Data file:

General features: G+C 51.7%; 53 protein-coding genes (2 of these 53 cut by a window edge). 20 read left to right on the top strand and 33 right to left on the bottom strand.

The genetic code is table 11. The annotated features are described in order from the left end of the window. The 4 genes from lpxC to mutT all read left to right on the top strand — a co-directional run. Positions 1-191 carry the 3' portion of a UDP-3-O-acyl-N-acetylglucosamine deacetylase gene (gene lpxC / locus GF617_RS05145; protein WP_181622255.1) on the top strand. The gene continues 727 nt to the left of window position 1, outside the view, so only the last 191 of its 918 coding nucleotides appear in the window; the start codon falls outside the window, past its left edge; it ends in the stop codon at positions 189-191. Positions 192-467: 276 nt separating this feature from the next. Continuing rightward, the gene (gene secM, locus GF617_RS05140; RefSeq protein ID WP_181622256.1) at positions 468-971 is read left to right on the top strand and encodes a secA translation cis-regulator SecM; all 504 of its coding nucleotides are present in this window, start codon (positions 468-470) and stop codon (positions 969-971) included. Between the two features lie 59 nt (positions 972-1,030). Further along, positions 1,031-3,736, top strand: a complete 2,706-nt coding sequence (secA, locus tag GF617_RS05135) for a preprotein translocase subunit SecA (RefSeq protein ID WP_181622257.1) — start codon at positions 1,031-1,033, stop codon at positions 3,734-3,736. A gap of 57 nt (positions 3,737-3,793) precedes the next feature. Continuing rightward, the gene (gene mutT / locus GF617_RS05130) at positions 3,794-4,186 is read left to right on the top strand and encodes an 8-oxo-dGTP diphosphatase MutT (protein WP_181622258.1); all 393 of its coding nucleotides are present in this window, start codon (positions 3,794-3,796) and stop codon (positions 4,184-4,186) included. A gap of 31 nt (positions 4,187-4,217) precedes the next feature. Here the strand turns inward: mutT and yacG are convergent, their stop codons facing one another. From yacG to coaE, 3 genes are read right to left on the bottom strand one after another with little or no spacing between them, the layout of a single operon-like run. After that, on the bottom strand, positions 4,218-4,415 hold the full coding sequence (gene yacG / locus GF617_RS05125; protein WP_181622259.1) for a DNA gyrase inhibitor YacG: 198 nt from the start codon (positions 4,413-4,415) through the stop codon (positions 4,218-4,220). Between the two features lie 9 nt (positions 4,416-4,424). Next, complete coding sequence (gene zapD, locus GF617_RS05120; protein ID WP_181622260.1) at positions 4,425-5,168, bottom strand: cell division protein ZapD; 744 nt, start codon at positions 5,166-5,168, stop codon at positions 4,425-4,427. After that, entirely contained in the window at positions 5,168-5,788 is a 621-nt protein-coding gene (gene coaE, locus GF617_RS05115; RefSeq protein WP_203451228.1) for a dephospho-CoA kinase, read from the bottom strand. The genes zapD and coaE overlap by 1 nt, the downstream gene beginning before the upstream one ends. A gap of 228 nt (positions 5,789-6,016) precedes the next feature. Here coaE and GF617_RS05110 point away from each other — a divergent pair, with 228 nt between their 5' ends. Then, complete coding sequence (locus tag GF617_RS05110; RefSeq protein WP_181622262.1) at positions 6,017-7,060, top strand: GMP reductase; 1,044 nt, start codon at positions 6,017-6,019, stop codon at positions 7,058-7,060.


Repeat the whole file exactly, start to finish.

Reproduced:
General features: G+C 51.7%; 53 protein-coding genes (2 of these 53 cut by a window edge). 20 read left to right on the top strand and 33 right to left on the bottom strand.

The genetic code is table 11. The annotated features are described in order from the left end of the window. The 4 genes from lpxC to mutT all read left to right on the top strand — a co-directional run. Positions 1-191 carry the 3' portion of a UDP-3-O-acyl-N-acetylglucosamine deacetylase gene (gene lpxC / locus GF617_RS05145; protein WP_181622255.1) on the top strand. The gene continues 727 nt to the left of window position 1, outside the view, so only the last 191 of its 918 coding nucleotides appear in the window; the start codon falls outside the window, past its left edge; it ends in the stop codon at positions 189-191. Positions 192-467: 276 nt separating this feature from the next. Continuing rightward, the gene (gene secM, locus GF617_RS05140; RefSeq protein ID WP_181622256.1) at positions 468-971 is read left to right on the top strand and encodes a secA translation cis-regulator SecM; all 504 of its coding nucleotides are present in this window, start codon (positions 468-470) and stop codon (positions 969-971) included. Between the two features lie 59 nt (positions 972-1,030). Further along, positions 1,031-3,736, top strand: a complete 2,706-nt coding sequence (secA, locus tag GF617_RS05135) for a preprotein translocase subunit SecA (RefSeq protein ID WP_181622257.1) — start codon at positions 1,031-1,033, stop codon at positions 3,734-3,736. A gap of 57 nt (positions 3,737-3,793) precedes the next feature. Continuing rightward, the gene (gene mutT / locus GF617_RS05130) at positions 3,794-4,186 is read left to right on the top strand and encodes an 8-oxo-dGTP diphosphatase MutT (protein WP_181622258.1); all 393 of its coding nucleotides are present in this window, start codon (positions 3,794-3,796) and stop codon (positions 4,184-4,186) included. A gap of 31 nt (positions 4,187-4,217) precedes the next feature. Here the strand turns inward: mutT and yacG are convergent, their stop codons facing one another. From yacG to coaE, 3 genes are read right to left on the bottom strand one after another with little or no spacing between them, the layout of a single operon-like run. After that, on the bottom strand, positions 4,218-4,415 hold the full coding sequence (gene yacG / locus GF617_RS05125; protein WP_181622259.1) for a DNA gyrase inhibitor YacG: 198 nt from the start codon (positions 4,413-4,415) through the stop codon (positions 4,218-4,220). Between the two features lie 9 nt (positions 4,416-4,424). Next, complete coding sequence (gene zapD, locus GF617_RS05120; protein ID WP_181622260.1) at positions 4,425-5,168, bottom strand: cell division protein ZapD; 744 nt, start codon at positions 5,166-5,168, stop codon at positions 4,425-4,427. After that, entirely contained in the window at positions 5,168-5,788 is a 621-nt protein-coding gene (gene coaE, locus GF617_RS05115; RefSeq protein WP_203451228.1) for a dephospho-CoA kinase, read from the bottom strand. The genes zapD and coaE overlap by 1 nt, the downstream gene beginning before the upstream one ends. A gap of 228 nt (positions 5,789-6,016) precedes the next feature. Here coaE and GF617_RS05110 point away from each other — a divergent pair, with 228 nt between their 5' ends. Then, complete coding sequence (locus tag GF617_RS05110; RefSeq protein WP_181622262.1) at positions 6,017-7,060, top strand: GMP reductase; 1,044 nt, start codon at positions 6,017-6,019, stop codon at positions 7,058-7,060.